The weather at overnight camp has deteriorated, rather than improved. The temperature is hovering around minus 30C, but the average wind speed has crept up to 45 knots with gusts of 56 knots; visibility is about 3m and there is heavy drifting snow, so there has been no chance for travel today unfortunately.
It has, however, given the team the chance to catch up on other tasks and duties. On Sunday we asked you to send us your questions to put to ice team leader, Brian Newham. The most popular three were selected, and here they are, complete with Brian’s answers:
Question One: How did you have to change your team tactics as a result of Sir Ranulph’s untimely departure? (by Valerie Ivens)
Followers will know that the original intention was for Ran to ski the whole way across the continent. At different times one or other of the rest of us would have skied with him. The choice of who skied with him would have depended on what other work there was to do elsewhere – for instance, the doctor is doing a very extensive medical research programme so there are times when he needs to devote his time to that etc, etc. So with Ran leaving the team we felt that we could no longer realistically aim for one person to ski the whole way – we each have our own roles to play, so something had to give. As a result this is no longer an attempt for anyone of us to ski the whole way. Ran’s skiing also provided an opportunity for him to tow the Ground Penetrating Radar, which we use when required to help us detect crevasses ahead of us. One of us now has to fulfil that role.
With Ran in the team our travel time was going to be limited by the number of hours per day that he could ski but now that has changed and once we get onto the plateau and away from the difficult mountain area where we are now we hope to be able to take full advantage of good conditions and travel for much longer periods.
Question Two: If digging out the cats and getting them moving every morning is such an ordeal, why not just keep moving and take it in shifts to sleep and drive? (by Tom Holliday)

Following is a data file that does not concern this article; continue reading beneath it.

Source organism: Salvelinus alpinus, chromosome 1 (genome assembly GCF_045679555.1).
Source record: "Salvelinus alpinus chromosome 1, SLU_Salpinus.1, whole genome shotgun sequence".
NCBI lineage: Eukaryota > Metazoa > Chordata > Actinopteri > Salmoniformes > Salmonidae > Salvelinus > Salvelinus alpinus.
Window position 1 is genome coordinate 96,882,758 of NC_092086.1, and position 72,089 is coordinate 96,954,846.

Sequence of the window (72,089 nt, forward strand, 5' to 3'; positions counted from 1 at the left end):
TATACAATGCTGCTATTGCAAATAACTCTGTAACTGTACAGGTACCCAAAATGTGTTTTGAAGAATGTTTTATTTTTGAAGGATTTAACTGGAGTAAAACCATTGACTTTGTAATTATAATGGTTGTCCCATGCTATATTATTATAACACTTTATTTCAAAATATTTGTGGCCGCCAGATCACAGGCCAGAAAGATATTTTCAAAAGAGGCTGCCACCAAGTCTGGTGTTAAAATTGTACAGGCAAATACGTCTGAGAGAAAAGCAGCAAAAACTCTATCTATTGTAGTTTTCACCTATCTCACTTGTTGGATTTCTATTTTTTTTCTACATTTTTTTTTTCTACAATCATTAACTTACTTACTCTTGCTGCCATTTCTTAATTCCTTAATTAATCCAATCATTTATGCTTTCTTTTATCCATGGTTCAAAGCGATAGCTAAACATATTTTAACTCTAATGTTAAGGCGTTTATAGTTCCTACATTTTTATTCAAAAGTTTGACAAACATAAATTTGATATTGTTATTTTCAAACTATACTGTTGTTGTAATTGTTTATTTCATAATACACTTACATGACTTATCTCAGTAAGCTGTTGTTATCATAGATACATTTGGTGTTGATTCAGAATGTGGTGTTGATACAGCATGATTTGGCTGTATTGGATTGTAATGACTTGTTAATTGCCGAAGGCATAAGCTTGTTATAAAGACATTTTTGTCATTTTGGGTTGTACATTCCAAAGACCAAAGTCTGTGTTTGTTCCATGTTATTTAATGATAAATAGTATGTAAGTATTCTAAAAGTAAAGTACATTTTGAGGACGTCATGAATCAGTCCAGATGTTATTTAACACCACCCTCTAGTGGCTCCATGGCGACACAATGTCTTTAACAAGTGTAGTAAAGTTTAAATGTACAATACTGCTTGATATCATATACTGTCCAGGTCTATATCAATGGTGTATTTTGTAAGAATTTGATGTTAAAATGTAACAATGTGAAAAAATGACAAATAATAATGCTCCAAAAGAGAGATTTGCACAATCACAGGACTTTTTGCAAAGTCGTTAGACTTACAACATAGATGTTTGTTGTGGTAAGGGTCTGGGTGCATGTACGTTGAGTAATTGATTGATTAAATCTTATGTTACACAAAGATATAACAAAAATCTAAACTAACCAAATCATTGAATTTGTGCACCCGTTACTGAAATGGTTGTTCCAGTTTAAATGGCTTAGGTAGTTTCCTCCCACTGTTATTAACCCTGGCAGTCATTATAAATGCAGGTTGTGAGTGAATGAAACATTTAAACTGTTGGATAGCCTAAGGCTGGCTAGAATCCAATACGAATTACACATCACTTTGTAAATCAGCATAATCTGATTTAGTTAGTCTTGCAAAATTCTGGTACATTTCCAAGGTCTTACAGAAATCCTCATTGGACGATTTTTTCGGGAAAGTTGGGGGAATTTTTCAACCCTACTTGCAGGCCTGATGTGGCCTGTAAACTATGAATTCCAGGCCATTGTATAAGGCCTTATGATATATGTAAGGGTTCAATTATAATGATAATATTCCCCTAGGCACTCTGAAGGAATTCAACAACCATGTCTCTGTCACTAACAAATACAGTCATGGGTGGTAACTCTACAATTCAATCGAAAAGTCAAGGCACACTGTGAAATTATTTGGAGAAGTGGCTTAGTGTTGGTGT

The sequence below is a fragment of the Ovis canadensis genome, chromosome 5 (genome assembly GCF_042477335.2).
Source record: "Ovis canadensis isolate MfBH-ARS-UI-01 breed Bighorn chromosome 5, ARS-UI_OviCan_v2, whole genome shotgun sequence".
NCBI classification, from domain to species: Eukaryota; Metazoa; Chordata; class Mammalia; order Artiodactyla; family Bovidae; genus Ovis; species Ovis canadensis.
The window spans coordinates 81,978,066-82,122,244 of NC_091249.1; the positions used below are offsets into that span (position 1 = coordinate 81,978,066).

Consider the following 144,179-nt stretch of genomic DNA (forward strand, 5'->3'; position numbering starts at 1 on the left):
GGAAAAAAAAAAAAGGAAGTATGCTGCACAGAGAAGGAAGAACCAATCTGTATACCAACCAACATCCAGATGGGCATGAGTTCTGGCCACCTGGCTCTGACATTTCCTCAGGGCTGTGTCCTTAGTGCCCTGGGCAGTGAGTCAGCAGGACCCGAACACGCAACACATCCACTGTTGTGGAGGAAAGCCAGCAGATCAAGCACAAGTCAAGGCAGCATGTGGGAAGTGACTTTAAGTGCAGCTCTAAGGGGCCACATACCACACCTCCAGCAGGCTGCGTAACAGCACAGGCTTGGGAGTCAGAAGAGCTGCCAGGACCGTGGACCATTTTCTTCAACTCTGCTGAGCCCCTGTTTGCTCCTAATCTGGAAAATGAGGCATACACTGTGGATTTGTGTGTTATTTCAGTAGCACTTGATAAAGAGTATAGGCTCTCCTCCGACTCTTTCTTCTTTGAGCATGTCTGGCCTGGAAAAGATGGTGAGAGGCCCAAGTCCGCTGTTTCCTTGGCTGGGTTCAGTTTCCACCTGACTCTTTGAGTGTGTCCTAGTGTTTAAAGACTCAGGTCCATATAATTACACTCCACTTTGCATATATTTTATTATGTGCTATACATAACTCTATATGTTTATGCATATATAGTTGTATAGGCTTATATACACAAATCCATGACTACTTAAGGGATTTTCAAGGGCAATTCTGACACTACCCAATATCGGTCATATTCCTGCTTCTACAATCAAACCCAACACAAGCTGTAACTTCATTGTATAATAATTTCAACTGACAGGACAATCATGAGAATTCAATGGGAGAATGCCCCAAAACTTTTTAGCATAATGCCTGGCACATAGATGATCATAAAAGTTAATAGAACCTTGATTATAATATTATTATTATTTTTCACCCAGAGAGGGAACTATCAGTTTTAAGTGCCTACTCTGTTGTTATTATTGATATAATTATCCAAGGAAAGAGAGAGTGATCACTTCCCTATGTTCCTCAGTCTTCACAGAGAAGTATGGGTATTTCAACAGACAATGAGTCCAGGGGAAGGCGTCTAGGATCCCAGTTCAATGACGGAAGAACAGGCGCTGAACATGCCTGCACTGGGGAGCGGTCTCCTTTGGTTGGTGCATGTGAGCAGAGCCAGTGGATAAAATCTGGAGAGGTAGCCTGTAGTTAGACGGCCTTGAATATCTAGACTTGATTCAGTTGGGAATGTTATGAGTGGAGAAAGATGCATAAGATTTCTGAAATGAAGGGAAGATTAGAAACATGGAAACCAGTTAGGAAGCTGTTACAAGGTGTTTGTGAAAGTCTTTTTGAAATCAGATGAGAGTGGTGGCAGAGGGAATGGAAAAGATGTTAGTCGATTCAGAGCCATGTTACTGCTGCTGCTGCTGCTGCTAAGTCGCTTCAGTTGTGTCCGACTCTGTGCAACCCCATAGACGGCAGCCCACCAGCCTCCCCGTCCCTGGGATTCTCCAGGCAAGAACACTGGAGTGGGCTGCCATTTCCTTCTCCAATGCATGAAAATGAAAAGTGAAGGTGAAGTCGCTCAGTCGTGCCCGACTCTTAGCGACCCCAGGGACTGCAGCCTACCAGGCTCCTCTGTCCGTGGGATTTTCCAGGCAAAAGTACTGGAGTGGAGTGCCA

This is certainly our intention once we get onto the polar plateau, and we expect it to make a considerable difference to our daily mileages. As you suggest, it will eliminate a lot of time currently spent getting the vehicles running and warmed up each morning and, very importantly, it should save quite a bit of fuel as they won’t be sat idling whilst they warm. up until now we haven’t done this because the route through the mountains is quite tricky with such heavy vehicles and loads and many sections are a lot safer if we pass through with the benefit of daylight, which is diminishing very fast. We are currently trying to get through the most difficult section of the route so far and once beyond that we should soon be keeping the vehicles running.
Question Three: Why aren’t there any Ice Girls in your team? (by Jools Vergne)
I have worked with women in both the Arctic and Antarctic and they have covered a very broad range of roles – mountaineers, doctors, pilots, steel erectors, managers and numerous different scientists. You may be interested to know that the British Antarctic Survey has just appointed a new female director and that just shows how much they are part of the polar community. In terms of our expedition I think it’s a great shame that we don’t have any females on the Ice Team and it is not because of any conscious exclusion. Our team was built around the need for the very best skills alongside the right characters and temperaments in each of the various disciplines that we needed. Beyond that it was an open book and we would have considered anyone, male or female, who filled those requirements. It just so happened that we ended up with an all male team. I guess when you look at it pragmatically it was always more likely, but not certain, that the skilled tradesman – the two caterpillar mechanics and the welder/fabricator – would be male simply because there are, unfortunately, a lot more male tradesmen around than female but both my role and that of the doctor could very easily have been filled by a female. As I say, it was simply a matter of finding the very best and most suitable person to fill each position and its a great shame that some of them didn’t turn out to be female.